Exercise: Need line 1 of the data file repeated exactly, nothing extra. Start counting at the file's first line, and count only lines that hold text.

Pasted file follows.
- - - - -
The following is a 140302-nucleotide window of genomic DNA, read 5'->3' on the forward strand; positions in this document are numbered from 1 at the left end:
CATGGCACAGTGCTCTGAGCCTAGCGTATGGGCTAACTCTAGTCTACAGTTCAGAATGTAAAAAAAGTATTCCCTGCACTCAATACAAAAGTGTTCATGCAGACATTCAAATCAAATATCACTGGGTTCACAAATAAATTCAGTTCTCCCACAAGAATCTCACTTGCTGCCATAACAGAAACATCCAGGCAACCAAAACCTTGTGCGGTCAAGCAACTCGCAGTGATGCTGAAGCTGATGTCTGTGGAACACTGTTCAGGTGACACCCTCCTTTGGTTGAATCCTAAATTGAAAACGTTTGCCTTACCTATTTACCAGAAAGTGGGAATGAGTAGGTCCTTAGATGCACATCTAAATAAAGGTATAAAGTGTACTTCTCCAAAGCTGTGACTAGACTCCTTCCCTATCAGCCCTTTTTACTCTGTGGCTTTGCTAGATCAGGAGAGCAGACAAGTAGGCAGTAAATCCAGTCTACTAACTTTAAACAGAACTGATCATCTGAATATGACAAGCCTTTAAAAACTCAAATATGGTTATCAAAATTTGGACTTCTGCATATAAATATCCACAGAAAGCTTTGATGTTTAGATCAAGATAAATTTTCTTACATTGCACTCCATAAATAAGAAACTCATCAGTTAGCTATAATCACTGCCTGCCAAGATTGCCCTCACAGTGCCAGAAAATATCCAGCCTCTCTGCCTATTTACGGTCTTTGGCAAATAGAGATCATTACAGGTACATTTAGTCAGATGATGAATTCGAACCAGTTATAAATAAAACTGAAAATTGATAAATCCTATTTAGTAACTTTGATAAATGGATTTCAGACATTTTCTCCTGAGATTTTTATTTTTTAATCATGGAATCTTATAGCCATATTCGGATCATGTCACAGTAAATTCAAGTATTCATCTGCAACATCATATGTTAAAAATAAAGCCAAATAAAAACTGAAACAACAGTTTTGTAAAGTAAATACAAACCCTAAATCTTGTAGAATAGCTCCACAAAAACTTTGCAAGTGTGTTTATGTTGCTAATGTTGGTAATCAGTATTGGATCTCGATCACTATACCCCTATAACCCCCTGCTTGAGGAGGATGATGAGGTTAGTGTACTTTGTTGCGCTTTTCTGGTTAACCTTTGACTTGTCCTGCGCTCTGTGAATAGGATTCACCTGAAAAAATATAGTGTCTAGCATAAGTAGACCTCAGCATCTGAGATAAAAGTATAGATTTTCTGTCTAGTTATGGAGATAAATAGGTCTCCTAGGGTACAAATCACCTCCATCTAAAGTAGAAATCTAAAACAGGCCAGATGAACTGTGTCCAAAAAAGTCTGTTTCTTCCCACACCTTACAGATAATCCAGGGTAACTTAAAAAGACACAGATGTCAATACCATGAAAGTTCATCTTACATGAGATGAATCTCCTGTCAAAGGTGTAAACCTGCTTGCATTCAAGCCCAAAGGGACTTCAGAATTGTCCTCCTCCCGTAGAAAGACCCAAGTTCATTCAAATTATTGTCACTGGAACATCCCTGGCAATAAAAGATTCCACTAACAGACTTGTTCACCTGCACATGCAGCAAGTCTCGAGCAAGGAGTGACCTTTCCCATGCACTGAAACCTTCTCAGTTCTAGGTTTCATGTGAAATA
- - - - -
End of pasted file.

The following is a 140302-nucleotide window of genomic DNA, read 5'->3' on the forward strand; positions in this document are numbered from 1 at the left end: